Update Jan. 2013
Happy New Year to one and all!
Yes I am still here, but
for how much longer, I cannot say. I am waiting to hear from the United
States Fish and Wildlife Service, hoping that I will receive the grant
of $27,000 that I, with the help of my sister Mary Ann, have applied
for. This money would enable me to keep going for at least another year.
But, there are so many applicants and so few grants to be awarded, that
it is a long shot at best.
Here is a little data…..
In the first 10 months of this 12 month turtle season that, for practical
purposes runs from March through February, I have acquired 91 nests.
Last year in the same time frame I had acquired 122 nests. I have two
more months left in this season, before starting the next in March.
So far this season I have purchased 5,500 eggs from the poachers who
would have otherwise sold them to the cantinas or in the market. I have
personally collected 2,545 eggs, releasing 5,381 baby turtles with 17
more nests in the incubators. These numbers do not include the eggs
from our other incubator on the other side of the point (it has received
approximately 500 eggs to date).
I have installed a Microsoft
Excel program to help be keep track of the data that I have been collecting,
and have received some wonderful advice on how to do this from Dr. Karen
Eckert of “WIDECAST”, and Dr. Tony Tucker of “MOTE
Marine”. But, alas, I have been living without electricity for
the past 2 months, and this makes it a bit difficult to keep the laptop
battery charged. My water pump also is electric, and so I have also
been without water. Thankfully, there is a spring with clean drinking
water behind the house.
I have been able to save
several adult Olive Ridleys and a few Green sea turtles this year and
on Dec. 14th. a female Hawksbill was washed up on the beach. She was
covered with several hundred barnacles, the largest measuring 2.5 inches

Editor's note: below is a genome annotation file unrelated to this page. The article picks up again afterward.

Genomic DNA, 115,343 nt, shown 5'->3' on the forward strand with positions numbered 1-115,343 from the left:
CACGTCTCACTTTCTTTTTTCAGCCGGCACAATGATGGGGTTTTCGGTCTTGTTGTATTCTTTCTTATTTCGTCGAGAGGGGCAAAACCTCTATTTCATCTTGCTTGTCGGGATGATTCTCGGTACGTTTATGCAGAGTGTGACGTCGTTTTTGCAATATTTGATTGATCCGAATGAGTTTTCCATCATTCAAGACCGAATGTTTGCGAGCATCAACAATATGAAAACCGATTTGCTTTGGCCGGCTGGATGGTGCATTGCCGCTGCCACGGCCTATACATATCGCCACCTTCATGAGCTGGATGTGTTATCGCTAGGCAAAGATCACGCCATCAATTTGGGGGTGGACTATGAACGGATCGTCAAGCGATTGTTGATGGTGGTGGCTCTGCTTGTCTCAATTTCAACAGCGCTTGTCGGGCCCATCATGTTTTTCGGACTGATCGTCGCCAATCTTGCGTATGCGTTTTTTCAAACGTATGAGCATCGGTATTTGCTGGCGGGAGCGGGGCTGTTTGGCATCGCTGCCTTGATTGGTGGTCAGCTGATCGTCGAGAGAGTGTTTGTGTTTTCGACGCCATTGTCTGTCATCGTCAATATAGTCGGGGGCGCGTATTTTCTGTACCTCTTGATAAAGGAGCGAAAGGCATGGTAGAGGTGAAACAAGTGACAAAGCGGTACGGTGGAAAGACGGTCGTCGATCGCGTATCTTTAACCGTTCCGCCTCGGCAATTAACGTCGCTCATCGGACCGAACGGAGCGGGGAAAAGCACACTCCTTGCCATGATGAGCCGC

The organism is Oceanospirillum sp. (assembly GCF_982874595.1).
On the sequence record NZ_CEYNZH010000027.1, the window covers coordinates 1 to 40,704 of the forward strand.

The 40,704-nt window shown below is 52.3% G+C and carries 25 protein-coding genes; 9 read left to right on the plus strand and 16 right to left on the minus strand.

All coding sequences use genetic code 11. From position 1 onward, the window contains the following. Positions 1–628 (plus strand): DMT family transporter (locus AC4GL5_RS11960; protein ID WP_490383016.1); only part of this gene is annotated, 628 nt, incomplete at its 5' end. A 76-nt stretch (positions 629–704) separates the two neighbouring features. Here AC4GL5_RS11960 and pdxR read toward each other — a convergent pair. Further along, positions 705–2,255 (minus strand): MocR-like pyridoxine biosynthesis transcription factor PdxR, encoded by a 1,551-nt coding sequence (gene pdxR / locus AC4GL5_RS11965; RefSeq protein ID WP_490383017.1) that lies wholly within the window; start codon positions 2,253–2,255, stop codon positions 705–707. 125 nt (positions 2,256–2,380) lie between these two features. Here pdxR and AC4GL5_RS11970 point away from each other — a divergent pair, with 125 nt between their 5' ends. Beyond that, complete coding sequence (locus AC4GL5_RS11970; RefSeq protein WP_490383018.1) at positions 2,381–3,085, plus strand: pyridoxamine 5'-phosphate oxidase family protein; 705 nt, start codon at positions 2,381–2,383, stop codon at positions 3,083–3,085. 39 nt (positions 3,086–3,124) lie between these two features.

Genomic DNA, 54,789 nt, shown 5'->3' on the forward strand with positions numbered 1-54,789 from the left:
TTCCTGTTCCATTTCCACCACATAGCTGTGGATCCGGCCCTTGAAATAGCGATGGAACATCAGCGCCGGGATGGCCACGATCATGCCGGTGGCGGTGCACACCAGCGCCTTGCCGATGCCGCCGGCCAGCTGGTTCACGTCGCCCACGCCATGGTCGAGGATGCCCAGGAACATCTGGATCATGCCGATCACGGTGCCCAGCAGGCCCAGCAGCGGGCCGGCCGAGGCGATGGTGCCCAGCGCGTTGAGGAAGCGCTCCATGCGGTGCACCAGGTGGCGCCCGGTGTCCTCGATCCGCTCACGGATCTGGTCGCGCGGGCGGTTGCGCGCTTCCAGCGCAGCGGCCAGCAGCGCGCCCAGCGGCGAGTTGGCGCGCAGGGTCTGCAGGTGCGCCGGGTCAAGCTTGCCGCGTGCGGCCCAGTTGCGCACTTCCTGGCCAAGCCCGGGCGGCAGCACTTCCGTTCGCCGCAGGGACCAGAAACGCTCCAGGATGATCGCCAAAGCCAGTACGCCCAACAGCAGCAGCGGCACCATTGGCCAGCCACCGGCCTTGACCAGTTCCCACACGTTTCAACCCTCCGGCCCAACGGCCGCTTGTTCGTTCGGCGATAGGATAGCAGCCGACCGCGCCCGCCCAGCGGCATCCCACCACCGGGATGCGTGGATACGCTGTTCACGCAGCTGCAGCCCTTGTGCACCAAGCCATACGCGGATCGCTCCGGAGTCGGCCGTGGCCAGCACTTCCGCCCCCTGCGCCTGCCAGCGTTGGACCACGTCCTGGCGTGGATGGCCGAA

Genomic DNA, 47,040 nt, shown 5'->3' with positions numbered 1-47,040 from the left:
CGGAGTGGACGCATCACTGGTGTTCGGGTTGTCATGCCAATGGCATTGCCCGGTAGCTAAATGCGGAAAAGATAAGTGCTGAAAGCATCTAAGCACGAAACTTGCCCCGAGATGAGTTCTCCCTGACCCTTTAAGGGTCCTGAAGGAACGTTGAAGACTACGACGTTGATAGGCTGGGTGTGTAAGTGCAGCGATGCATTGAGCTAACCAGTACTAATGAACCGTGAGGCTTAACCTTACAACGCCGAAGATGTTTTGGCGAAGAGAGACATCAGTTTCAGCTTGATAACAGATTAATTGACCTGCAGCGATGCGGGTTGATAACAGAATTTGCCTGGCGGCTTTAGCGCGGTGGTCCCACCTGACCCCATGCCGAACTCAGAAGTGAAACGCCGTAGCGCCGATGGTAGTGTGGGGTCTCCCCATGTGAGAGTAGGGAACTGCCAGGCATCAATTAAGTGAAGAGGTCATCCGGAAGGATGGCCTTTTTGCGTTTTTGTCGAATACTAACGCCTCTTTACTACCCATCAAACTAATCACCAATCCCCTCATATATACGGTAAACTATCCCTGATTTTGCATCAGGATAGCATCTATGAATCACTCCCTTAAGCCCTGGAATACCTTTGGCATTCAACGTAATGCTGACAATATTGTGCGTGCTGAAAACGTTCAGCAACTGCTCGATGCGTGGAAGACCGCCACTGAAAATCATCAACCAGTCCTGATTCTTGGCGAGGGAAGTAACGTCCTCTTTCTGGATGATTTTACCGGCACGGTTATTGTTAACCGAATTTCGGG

across. She was so near to being dead that, at first, I thought that
she was. She must have been floating for weeks, if not months, and the
barnacles were fastened deep into her flesh and shell. After carefully
cleaning her with knife, hammer and chisel, she was released into one
of our fresh water fish ponds, where she remained comatose for the next
5 days while I tried to force feed her chicken eggs, fish, and crushed
crabs. She regurgitated almost everything, but either because she was
able to take some nourishment from this, or because she was tired of
my harassment, she started trying to swim, but she could not dive and
forage. It seems that she had gotten some air trapped in her shell and
it took her another 2 days to work this out of her system. Then she
started to eat, and now she has been trying to make up for lost time,
consuming 1.5 lbs. of fish per day. I have also been taking her to the
tide pools to forage in the saltwater. She now seems strong enough to
release, but I am hesitant because for the past month I have been seeing
as many as 14 long line fishing boats working around the end of this
peninsula, not to mention all the shrimp trawlers that continue to decimate
the turtle population here and in all unprotected oceans.
On a lighter note…..My
neighbors at the “eco project Mono Feliz” have put up “NO
POACHING” signs on one of the beaches where I have been trying
to save the eggs before the Mono Feliz Clan, or the Mono Feliz dogs
can get them. As far as I know, they are still selling meals of endangered
and protected animals to their unsuspecting guests. I believe this clan
of poachers has been my biggest problem here in Panama.
Because I am on good terms
with the police, and I do not drink, traffic in narcotics, or use them,
a certain Clan has decided that I am a drug enforcement agent. Last
week my effigy, with “D.E.A.” painted on the chest and hat,
was hung from a tree in front of Mono Feliz and burnt over the beach.
In my life, I have probably had more than my share of unusual experiences,
but I believe this is the first time that I have been burnt in effigy.
I have to go and release
Until next time…………….Dave